In practice how is the random effects covariance matrix calculated in a mixed effects model?

Basically what I'm wondering is how different covariance structures are enforced, and how the values inside these matrices are calculated. Functions like lme() allow us to chose which structure we'd like, but I'd love to know how they are estimated.

Consider the linear mixed effects model $Y=X\beta+Zu+\epsilon$.

Where $u \stackrel{d}{\sim} N(0,D)$ and $\epsilon \stackrel{d}{\sim} N(0,R)$. Furthermore:

$Var(Y|X,Z,\beta,u)=R$

$Var(Y|X,\beta)=Z'DZ+R=V$

For simplicity we'll assume $R=\sigma^2I_n$.

Basically my question is: How exactly is $D$ estimated from the data for the various parameterizations? Say if we assume $D$ is diagonal (random effects are independent) or $D$ fully parameterized (case I'm more interested in at the moment) or any of the various other parameterizations? Are there simple estimators/equations for these? (That would no doubt be iteratively estimated.)

EDIT: From the book Variance Components (Searle, Casella, McCulloch 2006) I've managed to gleam the following:

If $D=\sigma^2_uI_q$ then then the variance components are updated and calculated as follows:

$\sigma_u^{2(k+1)} = \frac{\hat{\textbf{u}}^T\hat{\textbf{u}}} {\sigma_u^{2(k)}\text{trace}(\textbf{V}^{-1}\textbf{Z}^T\textbf{Z})}$

$\sigma_e^{2(k+1)} = Y'(Y-X{\hat{\beta}}^{(k)}-{Z}\hat{{u}}^{(k)})/n$

Where $\hat{\beta}^{(k)}$ and $\hat{{u}}^{(k)}$ are the $k$th updates respectively.

Is there general formulas when $D$ is block diagonal or fully parameterized? I'm guessing in the fully parameterized case, a Cholesky decomposition is used to ensure positive definiteness and symmetry.

• arxiv.org/pdf/1406.5823 (in press at Journal of Statistical Software) might be useful ... Mar 18, 2015 at 23:51

The Goldstein .pdf @probabilityislogic linked is a great document. Here's a list of some references that discuss your particular question:

Laird and Ware, 1982: Random-effects models for longitudinal data.

McCulloch, 1997: Maximum likelihood algorithms for generalized linear mixed models.

The SAS User Guide excerpt for the MIXED procedure has some great information about covariance estimation and many more sources (starting on page 3968).

There are numerous quality textbooks on longitudinal/repeated measures data analysis, but here's one that goes into some detail about implementation in R (from the authors of lme4 and nlme):

Pinheiro and Bates, 2000: Mixed-Effects Models in S and S-PLUS.

EDIT: One more relevant paper: Lindstrom and Bates, 1988: Newton-Raphson and EM Algorithms for linear mixed-effects models for repeated-measures data.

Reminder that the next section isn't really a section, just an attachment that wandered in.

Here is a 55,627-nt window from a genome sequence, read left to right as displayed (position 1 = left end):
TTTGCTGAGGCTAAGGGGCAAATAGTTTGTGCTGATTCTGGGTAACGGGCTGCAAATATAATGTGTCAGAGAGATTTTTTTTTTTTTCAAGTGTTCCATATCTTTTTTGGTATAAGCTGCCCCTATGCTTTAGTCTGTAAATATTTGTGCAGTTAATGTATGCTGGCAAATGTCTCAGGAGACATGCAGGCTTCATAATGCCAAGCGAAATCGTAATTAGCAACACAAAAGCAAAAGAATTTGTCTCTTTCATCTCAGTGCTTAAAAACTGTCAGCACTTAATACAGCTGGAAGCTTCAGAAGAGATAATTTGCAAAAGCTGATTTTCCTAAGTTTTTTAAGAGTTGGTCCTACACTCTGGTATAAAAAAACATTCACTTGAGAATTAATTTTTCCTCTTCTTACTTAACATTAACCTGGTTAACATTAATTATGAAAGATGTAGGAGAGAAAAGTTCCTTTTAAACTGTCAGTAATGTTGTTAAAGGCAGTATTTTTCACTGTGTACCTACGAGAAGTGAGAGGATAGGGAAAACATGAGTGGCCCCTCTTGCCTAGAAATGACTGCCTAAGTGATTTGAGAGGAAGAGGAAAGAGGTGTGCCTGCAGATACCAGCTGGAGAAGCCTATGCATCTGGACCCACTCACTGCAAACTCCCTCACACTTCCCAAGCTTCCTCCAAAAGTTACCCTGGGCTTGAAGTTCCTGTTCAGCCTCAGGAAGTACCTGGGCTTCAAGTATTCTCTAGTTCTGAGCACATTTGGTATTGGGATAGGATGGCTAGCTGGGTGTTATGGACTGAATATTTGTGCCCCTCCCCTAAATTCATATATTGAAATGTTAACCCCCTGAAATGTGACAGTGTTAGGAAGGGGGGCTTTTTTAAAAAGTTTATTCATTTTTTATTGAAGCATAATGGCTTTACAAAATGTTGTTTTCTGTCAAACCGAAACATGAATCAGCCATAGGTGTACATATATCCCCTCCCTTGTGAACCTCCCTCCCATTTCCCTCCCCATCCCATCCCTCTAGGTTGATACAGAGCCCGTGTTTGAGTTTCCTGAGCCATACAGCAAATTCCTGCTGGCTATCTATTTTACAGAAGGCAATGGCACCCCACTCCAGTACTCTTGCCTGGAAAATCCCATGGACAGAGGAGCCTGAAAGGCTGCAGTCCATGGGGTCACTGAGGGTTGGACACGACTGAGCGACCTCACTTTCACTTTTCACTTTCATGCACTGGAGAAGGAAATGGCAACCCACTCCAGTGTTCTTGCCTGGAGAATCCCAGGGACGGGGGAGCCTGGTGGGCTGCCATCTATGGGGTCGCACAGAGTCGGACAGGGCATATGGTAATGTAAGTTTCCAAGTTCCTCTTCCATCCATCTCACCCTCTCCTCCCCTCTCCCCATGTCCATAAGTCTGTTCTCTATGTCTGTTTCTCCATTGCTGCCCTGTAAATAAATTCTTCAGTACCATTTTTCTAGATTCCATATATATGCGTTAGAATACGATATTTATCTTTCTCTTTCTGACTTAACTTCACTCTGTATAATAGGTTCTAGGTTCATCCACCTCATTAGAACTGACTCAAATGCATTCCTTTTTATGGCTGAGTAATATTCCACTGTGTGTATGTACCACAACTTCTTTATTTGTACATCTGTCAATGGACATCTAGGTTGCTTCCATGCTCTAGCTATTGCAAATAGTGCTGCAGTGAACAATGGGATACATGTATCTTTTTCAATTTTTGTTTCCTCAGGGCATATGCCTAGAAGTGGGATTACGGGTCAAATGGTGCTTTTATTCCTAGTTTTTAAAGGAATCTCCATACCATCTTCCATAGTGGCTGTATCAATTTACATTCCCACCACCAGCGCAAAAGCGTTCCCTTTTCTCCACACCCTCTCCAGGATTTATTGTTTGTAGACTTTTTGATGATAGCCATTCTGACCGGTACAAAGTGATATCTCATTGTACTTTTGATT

EDIT 2: And another: Jennrich and Schluchter, 1986: Unbalanced Repeated-Measures Models with Structured Covariance Matrices.

• I've had a look at Pinheiro and Bates, specifically Chapter 2 (on theory and computation) but I didn't seem to gleam anything on how the covariance structure is enforced and estimated? I shall go over it again shortly. I've got a few of those papers just sitting here, I'll definitely have to read them again. Cheers.
– dcl
Nov 30, 2011 at 3:31
• @dcl Looking back through Chapter 2 of P&B, I do see that they may be glossing over some of the steps you are interested in (they mention optimizing the log-likelihood wrt the covariance parameters but don't say how). That being said, Section 2.2.8 may be the section that addresses your question the best.
– user5594
Nov 30, 2011 at 3:54
• @dcl Added one more source that may help.
– user5594
Nov 30, 2011 at 4:07
• thanks for the links. I've had a browse through these papers in the past, some of them get quite technical for me. I'll have another browse through them now, but on first glance I can't seem get what I want out of them.
– dcl
Nov 30, 2011 at 5:01
• @dcl Sorry for the wall of links, but your question is one that a person can spend a couple full lectures discussing (it's a very good question that is kind of swept under the rug when first learning about mixed-effects models). Apart from swimming through the literature, one thing you could do is to look at the source code for lme4 and see how it deals with this estimation.
– user5594
Nov 30, 2011 at 5:24

Harvey Goldstein isn't a bad place to start.

As with most complex estimation methods, it varies with the software package. However, often what is done is in the following steps:

1. Pick an initial value for $D$ (say $D_0$) and $R$ (say $R_0$). Set $i=1$
2. Conditional on $D=D_{i-1}$ and $R=R_{i-1}$, estimate $\beta$ and $u$ and $\epsilon$. Call the estimates $\beta_i$ and $u_i$ and $\epsilon_i$.
3. Conditional on $\beta=\beta_i$ and $u=u_i$ and $\epsilon=\epsilon_i$, estimate $D$ and $R$. Call the estimates $D_i$ and $R_i$
4. Check for convergence. If not converged, set $i=i+1$ and return to step 2

One simple, and fast method is IGLS, which is based on iterating between two least squares procedures, and is described in detail in chapter two. Downside is that it doesn't work well for variance components close to zero.

• I know that this is the general method, but how are D and R estimated, what equations are used for the various structures? What are good initial values? I will check out the pdf now, cheers.
– dcl
Nov 30, 2011 at 3:24

The following article gives a closed form solution for D:

two more references that could be useful Variance Components by Searle Et al and Lynch and Walsh Genetics and Analysis of Quantitative Traits . The Lynch and Walsh book gives a step by step algorithm if I recall right